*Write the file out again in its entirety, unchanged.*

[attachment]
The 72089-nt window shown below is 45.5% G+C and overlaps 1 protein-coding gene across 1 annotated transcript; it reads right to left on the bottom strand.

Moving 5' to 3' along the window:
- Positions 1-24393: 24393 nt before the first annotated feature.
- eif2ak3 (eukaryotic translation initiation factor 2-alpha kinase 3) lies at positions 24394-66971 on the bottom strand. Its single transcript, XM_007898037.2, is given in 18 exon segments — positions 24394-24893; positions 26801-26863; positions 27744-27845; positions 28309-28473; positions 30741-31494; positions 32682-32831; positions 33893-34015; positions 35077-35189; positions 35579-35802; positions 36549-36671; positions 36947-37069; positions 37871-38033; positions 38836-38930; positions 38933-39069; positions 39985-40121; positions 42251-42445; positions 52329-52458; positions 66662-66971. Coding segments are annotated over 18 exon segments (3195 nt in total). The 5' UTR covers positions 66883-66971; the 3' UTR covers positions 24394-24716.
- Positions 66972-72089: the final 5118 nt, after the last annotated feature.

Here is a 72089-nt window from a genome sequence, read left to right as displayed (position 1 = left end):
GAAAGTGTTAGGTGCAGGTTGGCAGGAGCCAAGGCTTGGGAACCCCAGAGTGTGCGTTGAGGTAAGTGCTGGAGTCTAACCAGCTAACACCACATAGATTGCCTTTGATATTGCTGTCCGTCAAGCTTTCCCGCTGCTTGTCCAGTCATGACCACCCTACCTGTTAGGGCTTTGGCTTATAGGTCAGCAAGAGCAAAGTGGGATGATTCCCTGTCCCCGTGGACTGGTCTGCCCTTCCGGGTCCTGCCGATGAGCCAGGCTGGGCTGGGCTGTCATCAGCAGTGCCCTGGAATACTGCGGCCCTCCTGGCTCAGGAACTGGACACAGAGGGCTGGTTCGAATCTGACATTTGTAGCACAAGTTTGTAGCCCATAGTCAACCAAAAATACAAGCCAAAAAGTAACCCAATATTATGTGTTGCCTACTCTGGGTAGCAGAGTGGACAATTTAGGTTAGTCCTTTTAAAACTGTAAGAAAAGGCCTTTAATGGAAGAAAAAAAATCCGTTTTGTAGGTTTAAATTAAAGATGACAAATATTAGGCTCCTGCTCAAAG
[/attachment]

The 72089-nt window shown below is 45.5% G+C and overlaps 1 protein-coding gene across 1 annotated transcript; it reads right to left on the bottom strand.

Moving 5' to 3' along the window:
- Positions 1-24393: 24393 nt before the first annotated feature.
- eif2ak3 (eukaryotic translation initiation factor 2-alpha kinase 3) lies at positions 24394-66971 on the bottom strand. Its single transcript, XM_007898037.2, is given in 18 exon segments — positions 24394-24893; positions 26801-26863; positions 27744-27845; positions 28309-28473; positions 30741-31494; positions 32682-32831; positions 33893-34015; positions 35077-35189; positions 35579-35802; positions 36549-36671; positions 36947-37069; positions 37871-38033; positions 38836-38930; positions 38933-39069; positions 39985-40121; positions 42251-42445; positions 52329-52458; positions 66662-66971. Coding segments are annotated over 18 exon segments (3195 nt in total). The 5' UTR covers positions 66883-66971; the 3' UTR covers positions 24394-24716.
- Positions 66972-72089: the final 5118 nt, after the last annotated feature.

Here is a 72089-nt window from a genome sequence, read left to right as displayed (position 1 = left end):
GAAAGTGTTAGGTGCAGGTTGGCAGGAGCCAAGGCTTGGGAACCCCAGAGTGTGCGTTGAGGTAAGTGCTGGAGTCTAACCAGCTAACACCACATAGATTGCCTTTGATATTGCTGTCCGTCAAGCTTTCCCGCTGCTTGTCCAGTCATGACCACCCTACCTGTTAGGGCTTTGGCTTATAGGTCAGCAAGAGCAAAGTGGGATGATTCCCTGTCCCCGTGGACTGGTCTGCCCTTCCGGGTCCTGCCGATGAGCCAGGCTGGGCTGGGCTGTCATCAGCAGTGCCCTGGAATACTGCGGCCCTCCTGGCTCAGGAACTGGACACAGAGGGCTGGTTCGAATCTGACATTTGTAGCACAAGTTTGTAGCCCATAGTCAACCAAAAATACAAGCCAAAAAGTAACCCAATATTATGTGTTGCCTACTCTGGGTAGCAGAGTGGACAATTTAGGTTAGTCCTTTTAAAACTGTAAGAAAAGGCCTTTAATGGAAGAAAAAAAATCCGTTTTGTAGGTTTAAATTAAAGATGACAAATATTAGGCTCCTGCTCAAAG